This weekly feature surveys top government IT-related news -- involving all levels of government, from the federal to state and local, and international news. It is designed to give readers a primer on current trends and developments affecting the industry's major and interesting players, surveying news headlines from around the world. Washingtonpost.com's Cynthia L. Webb pens the feature. E-mail Cindy Webb Cindy Webb's Daily Filter Column
By Cynthia L. Webb washingtonpost.com Staff Writer
Thursday, June 3, 2004; 2:39 PM
"Smile, you're on camera. Now turn to your left so Uncle Sam can complete your official tourist mug shot."
More and more foreign visitors soon will be greeted by camera-wielding officials when they enter the United States, now that the Department of Homeland Security has picked Accenture LLP to help expand its high-tech border security effort.
The U.S. Visit program is an ambitious effort to store vast amounts of visitors' personal data, from photographs and biometric information to travel itineraries and school affiliations (for student visa holders only). Launched at a selected few airports and seaports early this year, U.S. Visit will be rolled out at the nation's 50 busiest land ports by year's end.
As the prime contractor, Accenture stands to make a bundle on a contract that could ultimately be valued at $10 billion over five years -- "one of the largest federal technology contracts in history," as The Wall Street Journal noted in its coverage. The consulting firm can't do the job all by itself, hence a distinguished list of contract partners that includes Titan Corp., SRA International, Raytheon, Dell and KBR, a unit of Halliburton Co.
The New York Times noted that Accenture beat out Lockheed Martin and Computer Sciences for the much-coveted U.S. Visit award. "Several industry executives and analysts said that the award surprised them and that Accenture had widely been considered the outside candidate," the Times said. "Lockheed had been considered the odds-on favorite because of its experience in similar areas," according to a wire story compilation that ran on The Los Angeles Times Web site.
According to The Wall Street Journal, "the contract award drew criticism ranging from the unproven nature of the technology to the Homeland Security Department's ceding management of such a system to outsiders and to the offshore headquarters of Accenture. Keith Ashdown, of Taxpayers for Commonsense, a nonpartisan budget watchdog group based in Washington, noted that most of these systems that the contractor winner is supposed to help design and implement are still unproven and not ready for prime time.'"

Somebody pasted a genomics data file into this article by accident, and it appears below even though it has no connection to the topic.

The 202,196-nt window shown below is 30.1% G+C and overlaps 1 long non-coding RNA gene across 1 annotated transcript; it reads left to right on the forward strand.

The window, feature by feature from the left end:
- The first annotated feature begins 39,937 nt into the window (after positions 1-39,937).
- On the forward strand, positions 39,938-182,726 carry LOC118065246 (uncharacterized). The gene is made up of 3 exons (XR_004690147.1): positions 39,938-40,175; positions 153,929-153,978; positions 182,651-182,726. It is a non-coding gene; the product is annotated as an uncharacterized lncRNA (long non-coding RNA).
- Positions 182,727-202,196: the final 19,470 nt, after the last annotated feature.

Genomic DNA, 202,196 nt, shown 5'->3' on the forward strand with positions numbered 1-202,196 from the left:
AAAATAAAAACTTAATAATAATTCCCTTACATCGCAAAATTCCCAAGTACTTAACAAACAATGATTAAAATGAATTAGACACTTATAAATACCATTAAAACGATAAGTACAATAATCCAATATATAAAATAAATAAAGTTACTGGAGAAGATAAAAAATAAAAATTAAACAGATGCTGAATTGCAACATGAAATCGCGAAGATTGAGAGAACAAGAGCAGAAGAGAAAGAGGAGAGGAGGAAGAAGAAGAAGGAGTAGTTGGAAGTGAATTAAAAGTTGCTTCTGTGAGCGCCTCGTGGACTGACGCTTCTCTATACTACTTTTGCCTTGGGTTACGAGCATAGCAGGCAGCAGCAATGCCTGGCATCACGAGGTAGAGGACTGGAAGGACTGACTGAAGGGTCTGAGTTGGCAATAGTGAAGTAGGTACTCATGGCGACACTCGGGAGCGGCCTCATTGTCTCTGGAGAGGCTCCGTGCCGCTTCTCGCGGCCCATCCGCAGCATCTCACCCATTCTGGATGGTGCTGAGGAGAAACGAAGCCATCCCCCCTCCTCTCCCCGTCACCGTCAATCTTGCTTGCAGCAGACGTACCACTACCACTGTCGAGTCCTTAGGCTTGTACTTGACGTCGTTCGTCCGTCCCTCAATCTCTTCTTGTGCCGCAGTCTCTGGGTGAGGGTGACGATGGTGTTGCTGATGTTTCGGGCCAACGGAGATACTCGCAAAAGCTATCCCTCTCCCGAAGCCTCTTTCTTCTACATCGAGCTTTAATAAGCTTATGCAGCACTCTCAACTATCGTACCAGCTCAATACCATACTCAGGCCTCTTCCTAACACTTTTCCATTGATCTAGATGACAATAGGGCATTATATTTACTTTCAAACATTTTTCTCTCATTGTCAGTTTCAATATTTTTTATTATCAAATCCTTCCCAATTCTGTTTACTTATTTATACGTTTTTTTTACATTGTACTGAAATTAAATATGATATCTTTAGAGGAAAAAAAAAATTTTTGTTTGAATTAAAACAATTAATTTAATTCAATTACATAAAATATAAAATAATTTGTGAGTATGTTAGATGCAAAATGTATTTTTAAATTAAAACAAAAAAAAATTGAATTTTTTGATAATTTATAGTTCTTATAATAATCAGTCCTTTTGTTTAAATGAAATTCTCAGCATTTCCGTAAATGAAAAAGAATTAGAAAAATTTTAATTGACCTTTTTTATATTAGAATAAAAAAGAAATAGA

Schwab Soundview Capital Markets's Erik Olbeter told the Journal the some bidders were upset at how Homeland Security managed the contract award process. Olbeter "said the contest was unusual because instead of dictating requirements, the government left it to the companies to define 'their vision of how to track foreign visitors.'"
National Journal's Technology Daily reported that "Rep. Jim Turner, D-Texas, ranking member on the House Homeland Security panel, issued a statement following the department's announcement questioning its lack of details. 'Right now, we do not know how the system will work, who will be covered, what technologies will be deployed, and, how much the whole thing will cost,' said Turner."
And according to The New York Times, General Accounting Office investigators "have called the program 'a very risky endeavor' because of management and financial concerns. They have estimated that the total cost, including financing needed from other agencies, could reach $15 billion."
Asa Hutchinson, the DHS Under Secretary for Border and Transportation Security, had this to say to those questioning the technology underpinning U.S. Visit: "I would've been frustrated if they'd said it was not a risky endeavor," he said, as quoted in the Times. "I could've told you that from Day 1."